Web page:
“For hotels there may be less AV options available. In a hotel room, for example, the only need for an AV solution would be the television, and typically for hotel meeting rooms there are two key AV options: a projector and a screen. On the other hand, a lot of sports bars want multiple large TVs, and restaurants and bars are motivated to create an original space and atmosphere. Clientele, spend and the desired mood and ambience of the venue are all key drivers in the decision of technology selection.”

Daunting task

For those working in hospitality, the need for flexibility, rising expectations of clients who want an experience at least on a par with what they have at home, and a lack of in-house expertise can often make the deployment of technology appear a daunting task. 

“The fast pace of change in the devices and AV we experience at home is one factor making the management of technology within hospitality a challenge,” explains Andy Truswell CTS-D, system integration manager, Pure AV. “Hotels and bars are faced with a clientele that hold ever-rising expectations and who want a ‘better than home’ experience. The need for flexibility in the technology further compounds the situation, particularly if the brief is not well defined, or as is too often the case, consideration of the AV comes late in the process.” 

It is true that it is rare to have staff dedicated to the management of AV and IT within hotels and bars. Consequently, while the use of and expectations of technology broadens, it must be delivered in a solution flexible enough to respond to the varied demands of the hospitality environment, yet simple enough to be managed by those without much technical knowledge.

“The problem is that generally most hospitality professionals do not have a proper strategy methodology for selection!” exclaims Christian Bozeat, director at Macom GmbH UK. “The majority think of hardware first rather than what they need to achieve and mapping solutions to meet them. There is a lot of choice in the market, which is why having a proper testing and assessment and testing process is so important.”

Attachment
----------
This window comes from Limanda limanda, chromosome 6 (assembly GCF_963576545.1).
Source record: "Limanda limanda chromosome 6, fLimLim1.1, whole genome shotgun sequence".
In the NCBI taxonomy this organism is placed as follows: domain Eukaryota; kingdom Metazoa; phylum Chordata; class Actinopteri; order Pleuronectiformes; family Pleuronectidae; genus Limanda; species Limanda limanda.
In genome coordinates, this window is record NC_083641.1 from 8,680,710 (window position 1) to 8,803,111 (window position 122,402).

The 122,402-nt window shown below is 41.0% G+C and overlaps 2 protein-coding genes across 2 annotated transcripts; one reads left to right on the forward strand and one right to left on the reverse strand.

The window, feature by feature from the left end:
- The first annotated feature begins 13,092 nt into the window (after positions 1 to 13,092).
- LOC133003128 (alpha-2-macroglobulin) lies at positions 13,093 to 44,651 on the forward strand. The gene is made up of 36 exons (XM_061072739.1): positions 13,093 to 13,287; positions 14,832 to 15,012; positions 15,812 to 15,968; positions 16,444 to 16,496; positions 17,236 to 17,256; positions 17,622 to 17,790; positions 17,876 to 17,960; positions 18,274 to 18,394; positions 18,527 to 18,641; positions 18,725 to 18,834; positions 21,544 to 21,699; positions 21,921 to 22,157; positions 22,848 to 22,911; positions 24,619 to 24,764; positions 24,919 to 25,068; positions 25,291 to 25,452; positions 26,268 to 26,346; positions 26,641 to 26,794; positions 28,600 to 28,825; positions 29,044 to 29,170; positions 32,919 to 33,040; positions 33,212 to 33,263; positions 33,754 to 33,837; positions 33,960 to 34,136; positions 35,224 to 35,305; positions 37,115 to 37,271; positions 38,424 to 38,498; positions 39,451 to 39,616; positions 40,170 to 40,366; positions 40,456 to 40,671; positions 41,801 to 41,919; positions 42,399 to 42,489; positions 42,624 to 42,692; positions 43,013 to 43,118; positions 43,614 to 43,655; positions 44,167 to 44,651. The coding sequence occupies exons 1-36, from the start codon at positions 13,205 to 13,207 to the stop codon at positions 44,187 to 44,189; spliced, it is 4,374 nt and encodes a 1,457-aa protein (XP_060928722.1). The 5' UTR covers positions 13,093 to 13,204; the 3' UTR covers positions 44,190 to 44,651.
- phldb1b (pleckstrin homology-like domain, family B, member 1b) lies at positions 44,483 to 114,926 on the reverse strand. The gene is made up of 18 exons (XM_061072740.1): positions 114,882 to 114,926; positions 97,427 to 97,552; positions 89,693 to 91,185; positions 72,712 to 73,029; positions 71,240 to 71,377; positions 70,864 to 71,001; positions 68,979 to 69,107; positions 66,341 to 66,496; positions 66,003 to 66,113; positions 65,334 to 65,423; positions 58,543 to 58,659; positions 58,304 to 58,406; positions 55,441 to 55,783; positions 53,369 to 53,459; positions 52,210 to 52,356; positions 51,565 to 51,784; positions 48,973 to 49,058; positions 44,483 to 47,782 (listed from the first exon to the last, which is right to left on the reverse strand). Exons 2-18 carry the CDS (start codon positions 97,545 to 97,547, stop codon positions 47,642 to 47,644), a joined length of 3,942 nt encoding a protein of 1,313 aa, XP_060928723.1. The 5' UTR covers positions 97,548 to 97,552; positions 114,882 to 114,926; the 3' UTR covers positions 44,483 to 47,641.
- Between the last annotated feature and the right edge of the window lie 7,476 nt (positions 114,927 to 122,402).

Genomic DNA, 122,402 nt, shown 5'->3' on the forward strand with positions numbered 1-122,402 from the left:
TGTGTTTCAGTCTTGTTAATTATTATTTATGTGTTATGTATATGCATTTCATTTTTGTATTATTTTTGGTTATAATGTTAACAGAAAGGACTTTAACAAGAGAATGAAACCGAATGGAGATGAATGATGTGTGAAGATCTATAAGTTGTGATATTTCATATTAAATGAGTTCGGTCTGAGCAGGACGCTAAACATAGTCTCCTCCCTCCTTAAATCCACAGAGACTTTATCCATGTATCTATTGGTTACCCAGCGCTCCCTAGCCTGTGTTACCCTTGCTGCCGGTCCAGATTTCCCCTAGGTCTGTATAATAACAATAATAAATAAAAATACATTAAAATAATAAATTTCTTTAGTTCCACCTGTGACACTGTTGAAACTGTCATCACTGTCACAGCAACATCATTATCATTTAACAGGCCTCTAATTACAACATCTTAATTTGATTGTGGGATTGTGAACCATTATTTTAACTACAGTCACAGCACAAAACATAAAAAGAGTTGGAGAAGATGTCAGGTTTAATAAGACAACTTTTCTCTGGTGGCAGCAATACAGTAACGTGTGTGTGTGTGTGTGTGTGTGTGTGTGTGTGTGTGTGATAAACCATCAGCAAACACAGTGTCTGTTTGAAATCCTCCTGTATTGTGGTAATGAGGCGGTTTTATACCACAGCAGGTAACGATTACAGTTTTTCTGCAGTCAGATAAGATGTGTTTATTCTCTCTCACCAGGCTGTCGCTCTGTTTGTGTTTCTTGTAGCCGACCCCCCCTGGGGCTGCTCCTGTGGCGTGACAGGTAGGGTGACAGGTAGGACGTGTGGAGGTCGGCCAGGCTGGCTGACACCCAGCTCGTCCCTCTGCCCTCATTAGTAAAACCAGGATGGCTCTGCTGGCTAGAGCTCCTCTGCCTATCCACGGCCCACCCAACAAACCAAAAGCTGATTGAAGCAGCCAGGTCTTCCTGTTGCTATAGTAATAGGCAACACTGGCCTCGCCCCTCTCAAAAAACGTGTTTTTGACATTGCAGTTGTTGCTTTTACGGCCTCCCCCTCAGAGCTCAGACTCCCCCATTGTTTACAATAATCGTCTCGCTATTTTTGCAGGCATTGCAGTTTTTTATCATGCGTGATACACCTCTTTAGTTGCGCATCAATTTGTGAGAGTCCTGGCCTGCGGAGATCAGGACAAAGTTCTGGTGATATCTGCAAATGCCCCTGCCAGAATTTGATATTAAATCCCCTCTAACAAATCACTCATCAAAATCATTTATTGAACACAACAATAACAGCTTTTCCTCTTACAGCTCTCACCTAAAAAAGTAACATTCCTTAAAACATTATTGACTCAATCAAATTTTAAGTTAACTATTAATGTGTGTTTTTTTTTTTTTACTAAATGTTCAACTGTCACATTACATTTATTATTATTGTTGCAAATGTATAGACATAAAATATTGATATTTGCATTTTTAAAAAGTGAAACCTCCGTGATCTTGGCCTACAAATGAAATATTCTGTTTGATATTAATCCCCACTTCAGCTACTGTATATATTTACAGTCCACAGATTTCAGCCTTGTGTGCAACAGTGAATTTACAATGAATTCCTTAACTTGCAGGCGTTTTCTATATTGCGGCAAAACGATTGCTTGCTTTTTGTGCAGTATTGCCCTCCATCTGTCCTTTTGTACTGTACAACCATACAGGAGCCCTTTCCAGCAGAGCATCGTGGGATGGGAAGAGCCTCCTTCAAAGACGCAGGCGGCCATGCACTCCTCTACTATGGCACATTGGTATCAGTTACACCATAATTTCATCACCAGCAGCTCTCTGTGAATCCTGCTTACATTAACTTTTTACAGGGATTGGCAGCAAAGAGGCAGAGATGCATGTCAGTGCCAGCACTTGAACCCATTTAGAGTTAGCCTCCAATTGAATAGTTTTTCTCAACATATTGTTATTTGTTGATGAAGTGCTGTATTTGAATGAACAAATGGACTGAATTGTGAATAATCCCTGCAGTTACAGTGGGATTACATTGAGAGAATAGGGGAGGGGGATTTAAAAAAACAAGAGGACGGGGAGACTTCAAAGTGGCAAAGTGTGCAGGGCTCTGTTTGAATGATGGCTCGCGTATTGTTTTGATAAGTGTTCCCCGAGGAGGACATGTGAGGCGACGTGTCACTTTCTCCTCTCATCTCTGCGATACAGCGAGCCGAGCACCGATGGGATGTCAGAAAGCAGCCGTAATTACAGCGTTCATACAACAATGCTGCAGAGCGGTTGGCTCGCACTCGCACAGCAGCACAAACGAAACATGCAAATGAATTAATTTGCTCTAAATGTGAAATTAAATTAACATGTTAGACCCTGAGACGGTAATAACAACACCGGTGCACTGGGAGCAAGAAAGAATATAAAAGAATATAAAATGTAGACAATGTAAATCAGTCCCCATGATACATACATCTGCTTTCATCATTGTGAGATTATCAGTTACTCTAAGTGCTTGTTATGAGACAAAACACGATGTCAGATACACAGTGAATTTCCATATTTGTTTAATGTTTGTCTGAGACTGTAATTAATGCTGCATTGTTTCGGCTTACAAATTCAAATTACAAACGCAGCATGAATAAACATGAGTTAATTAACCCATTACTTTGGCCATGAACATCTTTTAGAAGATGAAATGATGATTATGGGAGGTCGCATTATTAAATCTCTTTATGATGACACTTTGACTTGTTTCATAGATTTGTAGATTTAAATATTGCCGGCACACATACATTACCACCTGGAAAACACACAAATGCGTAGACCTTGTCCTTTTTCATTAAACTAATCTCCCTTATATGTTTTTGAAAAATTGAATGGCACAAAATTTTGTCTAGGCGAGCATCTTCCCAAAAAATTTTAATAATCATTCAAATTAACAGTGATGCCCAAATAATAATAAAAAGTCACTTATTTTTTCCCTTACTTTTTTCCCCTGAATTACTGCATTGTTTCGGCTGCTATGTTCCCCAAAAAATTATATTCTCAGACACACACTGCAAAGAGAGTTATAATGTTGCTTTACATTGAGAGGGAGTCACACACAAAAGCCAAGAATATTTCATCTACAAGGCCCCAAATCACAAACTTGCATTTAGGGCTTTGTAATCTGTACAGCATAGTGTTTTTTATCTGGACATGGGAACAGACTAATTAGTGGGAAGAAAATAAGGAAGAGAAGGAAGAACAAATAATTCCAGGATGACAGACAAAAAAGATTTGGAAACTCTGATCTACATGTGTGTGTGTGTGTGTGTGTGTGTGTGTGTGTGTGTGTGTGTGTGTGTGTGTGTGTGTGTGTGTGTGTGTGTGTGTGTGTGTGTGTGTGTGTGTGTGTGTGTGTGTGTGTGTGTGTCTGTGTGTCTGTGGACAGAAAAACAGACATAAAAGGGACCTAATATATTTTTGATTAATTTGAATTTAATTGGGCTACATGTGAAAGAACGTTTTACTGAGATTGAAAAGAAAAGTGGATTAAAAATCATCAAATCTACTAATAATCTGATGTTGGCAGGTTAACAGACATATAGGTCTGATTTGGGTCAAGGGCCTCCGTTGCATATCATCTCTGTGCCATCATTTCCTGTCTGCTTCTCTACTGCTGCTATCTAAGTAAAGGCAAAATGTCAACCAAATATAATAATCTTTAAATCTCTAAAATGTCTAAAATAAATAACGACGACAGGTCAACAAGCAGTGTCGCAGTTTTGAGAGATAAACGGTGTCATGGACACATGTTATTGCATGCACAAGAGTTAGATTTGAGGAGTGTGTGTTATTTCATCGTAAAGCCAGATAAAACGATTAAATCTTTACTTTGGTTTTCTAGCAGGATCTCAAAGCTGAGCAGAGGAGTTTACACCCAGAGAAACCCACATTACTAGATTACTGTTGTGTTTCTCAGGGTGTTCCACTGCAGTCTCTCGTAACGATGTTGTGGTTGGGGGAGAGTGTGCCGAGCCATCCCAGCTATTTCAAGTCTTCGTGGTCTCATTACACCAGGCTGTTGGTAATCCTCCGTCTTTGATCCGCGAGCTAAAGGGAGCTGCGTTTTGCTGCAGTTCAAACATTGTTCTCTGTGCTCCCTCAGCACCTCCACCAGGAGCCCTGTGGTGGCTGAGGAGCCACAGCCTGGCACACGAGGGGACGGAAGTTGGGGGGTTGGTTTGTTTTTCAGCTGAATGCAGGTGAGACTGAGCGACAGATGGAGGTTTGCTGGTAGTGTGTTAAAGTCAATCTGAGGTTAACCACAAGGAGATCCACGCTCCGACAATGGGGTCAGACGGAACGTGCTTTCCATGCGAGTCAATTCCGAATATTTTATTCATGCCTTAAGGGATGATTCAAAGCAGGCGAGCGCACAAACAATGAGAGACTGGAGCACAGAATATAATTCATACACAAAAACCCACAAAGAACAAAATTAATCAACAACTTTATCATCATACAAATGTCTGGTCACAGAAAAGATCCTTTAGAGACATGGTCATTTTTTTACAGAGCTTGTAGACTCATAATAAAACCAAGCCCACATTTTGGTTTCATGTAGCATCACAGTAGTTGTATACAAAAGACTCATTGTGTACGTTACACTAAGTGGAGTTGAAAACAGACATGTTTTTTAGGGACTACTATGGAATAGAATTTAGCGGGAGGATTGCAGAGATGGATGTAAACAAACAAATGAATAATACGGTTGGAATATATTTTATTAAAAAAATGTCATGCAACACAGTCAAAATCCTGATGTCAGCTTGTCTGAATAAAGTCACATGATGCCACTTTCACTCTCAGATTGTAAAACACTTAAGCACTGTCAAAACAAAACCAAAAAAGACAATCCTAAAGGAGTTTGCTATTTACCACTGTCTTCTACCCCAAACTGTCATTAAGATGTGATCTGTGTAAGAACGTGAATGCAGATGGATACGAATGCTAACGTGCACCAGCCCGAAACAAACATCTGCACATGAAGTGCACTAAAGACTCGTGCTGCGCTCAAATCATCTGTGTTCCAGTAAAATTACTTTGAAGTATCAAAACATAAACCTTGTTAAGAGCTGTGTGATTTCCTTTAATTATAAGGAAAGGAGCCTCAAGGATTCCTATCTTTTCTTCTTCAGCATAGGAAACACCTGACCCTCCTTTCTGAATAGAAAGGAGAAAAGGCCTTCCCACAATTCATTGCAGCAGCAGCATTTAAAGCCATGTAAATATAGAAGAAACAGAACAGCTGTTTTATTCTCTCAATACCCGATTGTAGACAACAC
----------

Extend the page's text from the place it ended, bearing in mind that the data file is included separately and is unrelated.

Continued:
Allocate and invest

As existing technology comes up for renewal, stakeholders have decisions to make as to where to allocate budgets and also which technologies to invest in. Often compromises and sacrifices have to be made, so it’s crucial that professionals take good advice and consider their options carefully.

“Firstly it is important to have a proper EoL (end of Life) approach in order to understand when hardware and software is due for replacement,” says Bozeat. “Coupled with business technology strategy, the proper testing process, a detailed design of the final solution and the understanding and role out time frame, it’s then possible to determine your budget.”

“Renewal can be a popular option for businesses that are happy to invest a large amount of money at the beginning, knowing that the cost will pay off [in the] longer-term,” adds Vertommen. “The cost of AV equipment can vary, with options for businesses to purchase products to last the test of time. For example, investing in a laser projector requires little maintenance, no bulbs need to be changed, as the laser should last the entire projectors lifetime. Similarly, investing in a projector with high-resolution colour reproduction will produce a clearer image for a longer period. For the purchase decision-maker, it is a dance between money vs enhancing the customer experience.”

It certainly depends on the nature of the business, but for many restaurants and bars the area that gets most attention is the sound system, as this is key to ensuring that the atmosphere is right. “Rather than restaurants consistently maintaining their sound systems we tend to see that the sound system is left untouched, and sometimes the concept of the restaurant changes and certain areas stop being or some things fall into disrepair but are considered non-critical and get left,” says Bigg. “Then you get a new manager and they want everything bought back up to scratch. So, the approach is to assess what is good enough to be re-used and then focus on changing the speakers or control side. Or it’s a complete refit.”